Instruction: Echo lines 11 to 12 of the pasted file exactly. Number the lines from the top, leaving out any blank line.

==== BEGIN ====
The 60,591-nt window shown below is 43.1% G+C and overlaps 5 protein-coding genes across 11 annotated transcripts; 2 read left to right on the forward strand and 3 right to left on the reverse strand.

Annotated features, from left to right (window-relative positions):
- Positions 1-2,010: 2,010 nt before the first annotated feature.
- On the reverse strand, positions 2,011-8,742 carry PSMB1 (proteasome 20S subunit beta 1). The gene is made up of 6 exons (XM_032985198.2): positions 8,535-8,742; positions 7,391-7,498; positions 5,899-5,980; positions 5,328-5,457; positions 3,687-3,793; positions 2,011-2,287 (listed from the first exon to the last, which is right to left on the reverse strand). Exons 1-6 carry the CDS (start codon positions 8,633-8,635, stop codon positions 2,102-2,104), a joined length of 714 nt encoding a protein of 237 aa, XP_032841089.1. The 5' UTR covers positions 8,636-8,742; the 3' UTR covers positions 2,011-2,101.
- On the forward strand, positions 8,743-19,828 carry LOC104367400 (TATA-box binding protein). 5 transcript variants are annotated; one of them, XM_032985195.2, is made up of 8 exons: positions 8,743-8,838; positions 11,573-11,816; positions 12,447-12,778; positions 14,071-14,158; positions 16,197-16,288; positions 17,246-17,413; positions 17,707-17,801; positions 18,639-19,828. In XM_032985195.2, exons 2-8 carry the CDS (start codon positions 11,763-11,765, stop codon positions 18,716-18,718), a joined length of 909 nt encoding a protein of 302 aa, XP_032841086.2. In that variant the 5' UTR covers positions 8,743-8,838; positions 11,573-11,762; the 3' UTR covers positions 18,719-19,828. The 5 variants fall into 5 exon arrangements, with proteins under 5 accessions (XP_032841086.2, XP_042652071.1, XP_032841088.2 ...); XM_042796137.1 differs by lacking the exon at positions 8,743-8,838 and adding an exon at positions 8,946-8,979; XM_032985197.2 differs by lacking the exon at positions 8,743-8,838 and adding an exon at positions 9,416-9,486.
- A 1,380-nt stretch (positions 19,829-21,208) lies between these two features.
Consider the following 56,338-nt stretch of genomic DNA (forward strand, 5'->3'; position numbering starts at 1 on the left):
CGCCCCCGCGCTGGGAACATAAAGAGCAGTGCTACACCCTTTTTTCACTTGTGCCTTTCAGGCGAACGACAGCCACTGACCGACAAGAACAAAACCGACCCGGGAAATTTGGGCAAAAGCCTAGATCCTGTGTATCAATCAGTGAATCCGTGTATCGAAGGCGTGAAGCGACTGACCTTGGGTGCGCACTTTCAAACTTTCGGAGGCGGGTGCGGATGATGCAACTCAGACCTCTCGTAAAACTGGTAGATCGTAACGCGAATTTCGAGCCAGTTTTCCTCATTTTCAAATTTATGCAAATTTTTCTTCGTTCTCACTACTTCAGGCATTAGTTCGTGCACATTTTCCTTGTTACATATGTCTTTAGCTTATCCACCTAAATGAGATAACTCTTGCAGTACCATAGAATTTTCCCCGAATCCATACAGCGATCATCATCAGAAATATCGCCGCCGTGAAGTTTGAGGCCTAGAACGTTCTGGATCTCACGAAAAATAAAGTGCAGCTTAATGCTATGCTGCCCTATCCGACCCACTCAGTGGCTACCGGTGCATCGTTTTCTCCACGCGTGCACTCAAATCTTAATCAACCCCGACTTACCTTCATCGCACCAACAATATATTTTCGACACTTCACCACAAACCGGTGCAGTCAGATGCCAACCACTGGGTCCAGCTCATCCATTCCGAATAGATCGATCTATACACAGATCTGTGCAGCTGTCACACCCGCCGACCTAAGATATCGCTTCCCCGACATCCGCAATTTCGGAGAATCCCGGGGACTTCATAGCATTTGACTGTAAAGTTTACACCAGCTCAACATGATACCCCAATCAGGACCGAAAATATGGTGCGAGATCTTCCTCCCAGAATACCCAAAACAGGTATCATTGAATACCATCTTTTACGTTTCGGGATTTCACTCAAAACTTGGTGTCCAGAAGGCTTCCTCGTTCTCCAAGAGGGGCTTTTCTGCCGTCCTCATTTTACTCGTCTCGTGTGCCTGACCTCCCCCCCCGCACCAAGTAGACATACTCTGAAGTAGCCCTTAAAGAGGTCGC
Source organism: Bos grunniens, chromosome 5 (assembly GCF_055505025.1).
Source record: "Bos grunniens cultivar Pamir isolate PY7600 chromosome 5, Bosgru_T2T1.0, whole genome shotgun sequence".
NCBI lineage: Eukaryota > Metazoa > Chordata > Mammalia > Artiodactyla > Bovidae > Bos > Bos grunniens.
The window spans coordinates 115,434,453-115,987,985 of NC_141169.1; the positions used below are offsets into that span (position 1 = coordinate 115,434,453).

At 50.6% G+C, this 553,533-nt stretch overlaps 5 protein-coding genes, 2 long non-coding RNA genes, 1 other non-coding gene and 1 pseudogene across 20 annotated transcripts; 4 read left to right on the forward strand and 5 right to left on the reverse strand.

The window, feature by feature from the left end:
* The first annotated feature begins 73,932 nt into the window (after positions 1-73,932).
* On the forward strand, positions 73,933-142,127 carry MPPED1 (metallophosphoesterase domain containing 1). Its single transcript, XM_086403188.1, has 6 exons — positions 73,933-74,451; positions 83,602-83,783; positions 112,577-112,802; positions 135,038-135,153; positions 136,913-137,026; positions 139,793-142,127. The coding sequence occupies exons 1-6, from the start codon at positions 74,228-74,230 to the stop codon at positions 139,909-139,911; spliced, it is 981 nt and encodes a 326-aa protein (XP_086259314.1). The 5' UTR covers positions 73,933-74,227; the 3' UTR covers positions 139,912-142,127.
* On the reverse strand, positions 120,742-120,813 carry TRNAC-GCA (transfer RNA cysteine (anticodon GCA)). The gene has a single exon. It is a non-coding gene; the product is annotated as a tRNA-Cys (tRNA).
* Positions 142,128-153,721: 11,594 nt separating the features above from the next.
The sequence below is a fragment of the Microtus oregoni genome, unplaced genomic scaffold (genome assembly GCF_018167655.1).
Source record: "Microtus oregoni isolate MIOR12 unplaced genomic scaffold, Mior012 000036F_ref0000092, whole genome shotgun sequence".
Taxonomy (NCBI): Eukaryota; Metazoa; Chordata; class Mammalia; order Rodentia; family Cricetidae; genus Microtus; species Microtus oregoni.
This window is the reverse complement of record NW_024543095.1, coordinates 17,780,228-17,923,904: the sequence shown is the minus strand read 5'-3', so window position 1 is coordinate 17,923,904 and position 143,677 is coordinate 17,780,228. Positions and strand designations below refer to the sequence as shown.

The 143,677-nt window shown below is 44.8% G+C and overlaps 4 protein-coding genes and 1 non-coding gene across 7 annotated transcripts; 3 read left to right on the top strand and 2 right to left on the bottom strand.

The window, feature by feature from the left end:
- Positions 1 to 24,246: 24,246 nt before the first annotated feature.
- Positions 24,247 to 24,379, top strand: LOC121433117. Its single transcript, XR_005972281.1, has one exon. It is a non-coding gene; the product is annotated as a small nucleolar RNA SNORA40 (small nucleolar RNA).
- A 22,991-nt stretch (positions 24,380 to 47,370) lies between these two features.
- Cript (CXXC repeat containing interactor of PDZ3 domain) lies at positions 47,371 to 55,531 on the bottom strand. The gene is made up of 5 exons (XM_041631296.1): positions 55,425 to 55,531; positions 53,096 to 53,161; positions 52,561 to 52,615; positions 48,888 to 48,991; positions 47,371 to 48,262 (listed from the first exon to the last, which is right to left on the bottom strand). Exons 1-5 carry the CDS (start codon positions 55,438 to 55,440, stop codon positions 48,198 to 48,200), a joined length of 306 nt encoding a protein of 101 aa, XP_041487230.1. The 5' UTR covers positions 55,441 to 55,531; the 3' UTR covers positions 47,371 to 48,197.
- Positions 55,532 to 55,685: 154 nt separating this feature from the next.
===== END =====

NCBI lineage: Eukaryota > Metazoa > Chordata > Mammalia > Artiodactyla > Bovidae > Bos > Bos grunniens.
The window spans coordinates 115,434,453-115,987,985 of NC_141169.1; the positions used below are offsets into that span (position 1 = coordinate 115,434,453).